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  2. John Callaghan

    As always you have some really insightful things to say. I’m the kind of person where grief is a bit of a delayed reaction. At the time of an event I don’t always have a strong reaction but, given time to precess, it always comes.

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  3. SD Gates

    Brilliant. I hate grief as well, and I fight it, but it seems to linger. I haven’t had too much loss in my life, but those I have lost, I grieve a little bit every time I think of them, even years later.
    Such a beautifully written post!!!!!

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    1. writerinsoul Post author

      Thank you so much! I’ve had big losses, medium ones, and little ones and I don’t always know in advance which will be which, you know? I know I’m changed by them permanently. –Colette

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  4. Sheila Moss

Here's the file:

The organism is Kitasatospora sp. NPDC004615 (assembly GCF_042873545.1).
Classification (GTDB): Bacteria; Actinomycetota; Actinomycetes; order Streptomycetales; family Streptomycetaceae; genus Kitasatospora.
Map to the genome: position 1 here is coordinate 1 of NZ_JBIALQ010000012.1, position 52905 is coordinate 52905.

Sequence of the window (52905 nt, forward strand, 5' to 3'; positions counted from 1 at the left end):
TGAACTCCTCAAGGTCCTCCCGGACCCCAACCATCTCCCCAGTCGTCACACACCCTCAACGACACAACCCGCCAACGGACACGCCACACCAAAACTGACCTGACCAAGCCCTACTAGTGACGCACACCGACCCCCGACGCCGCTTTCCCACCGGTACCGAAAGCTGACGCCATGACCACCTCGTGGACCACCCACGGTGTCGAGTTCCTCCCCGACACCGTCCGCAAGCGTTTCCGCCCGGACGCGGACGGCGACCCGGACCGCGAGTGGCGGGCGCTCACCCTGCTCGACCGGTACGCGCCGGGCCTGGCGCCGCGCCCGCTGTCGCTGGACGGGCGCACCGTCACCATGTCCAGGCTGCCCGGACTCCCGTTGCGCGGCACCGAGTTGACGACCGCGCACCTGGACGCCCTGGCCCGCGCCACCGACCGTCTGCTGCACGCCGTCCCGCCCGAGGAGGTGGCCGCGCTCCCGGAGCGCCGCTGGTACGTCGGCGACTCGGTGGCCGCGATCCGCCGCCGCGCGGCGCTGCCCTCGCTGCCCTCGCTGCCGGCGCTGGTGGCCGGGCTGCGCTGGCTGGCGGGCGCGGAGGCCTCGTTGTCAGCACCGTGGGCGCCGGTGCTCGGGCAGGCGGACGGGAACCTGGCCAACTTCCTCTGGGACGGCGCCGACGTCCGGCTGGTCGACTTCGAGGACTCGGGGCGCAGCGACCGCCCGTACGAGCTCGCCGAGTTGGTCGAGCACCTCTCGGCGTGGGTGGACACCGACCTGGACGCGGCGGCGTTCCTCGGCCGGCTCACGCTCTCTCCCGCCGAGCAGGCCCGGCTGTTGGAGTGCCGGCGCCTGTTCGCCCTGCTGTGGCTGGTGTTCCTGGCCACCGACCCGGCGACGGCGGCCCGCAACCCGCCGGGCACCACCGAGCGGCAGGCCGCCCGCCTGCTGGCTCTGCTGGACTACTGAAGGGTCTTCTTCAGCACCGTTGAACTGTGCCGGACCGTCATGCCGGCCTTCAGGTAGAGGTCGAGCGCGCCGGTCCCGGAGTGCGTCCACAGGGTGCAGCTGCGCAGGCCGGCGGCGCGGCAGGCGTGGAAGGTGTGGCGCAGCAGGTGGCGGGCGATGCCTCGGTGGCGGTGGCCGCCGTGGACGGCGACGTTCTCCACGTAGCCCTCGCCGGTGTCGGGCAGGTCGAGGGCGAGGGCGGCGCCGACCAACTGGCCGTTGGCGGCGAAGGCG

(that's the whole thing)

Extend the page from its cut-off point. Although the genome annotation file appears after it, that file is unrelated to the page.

I am very sorry for your loss. Grief and I are old friends. I agree with most of what you said, especially about needing to let yourself feel the pain and go through it instead of trying to suppress it. I think grief is a natural and normal reaction to a deep loss.

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    1. writerinsoul Post author

      Thank you. I can’t say I consider grief a friend, exactly, but some kind of dark companion. Agreed – natural and normal – but people seem increasingly unaccustomed or maybe just resistant to things that take time, even years to process. Or are encouraged to put a “good spin” on it, quickly.

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  5. BunKaryudo

    I hate grief too. It’s right up their with fear and loneliness as one of my least favorite emotions. Although I hate it, I think it may be a necessary emotion, though. It’s such a hard thing to lose someone close to us and working through our grief is the way we cope with it. At least, that’s always been my experience up to now.

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    1. writerinsoul Post author

      Agreed. I think I just don’t much enjoy my own “particular” reactions, yet I recognize them coming on, like “oh great, this again.” In my recent experience, the death was sudden, out of nowhere, a suicide in fact, so that adds a whole lot of extra stuff to think about.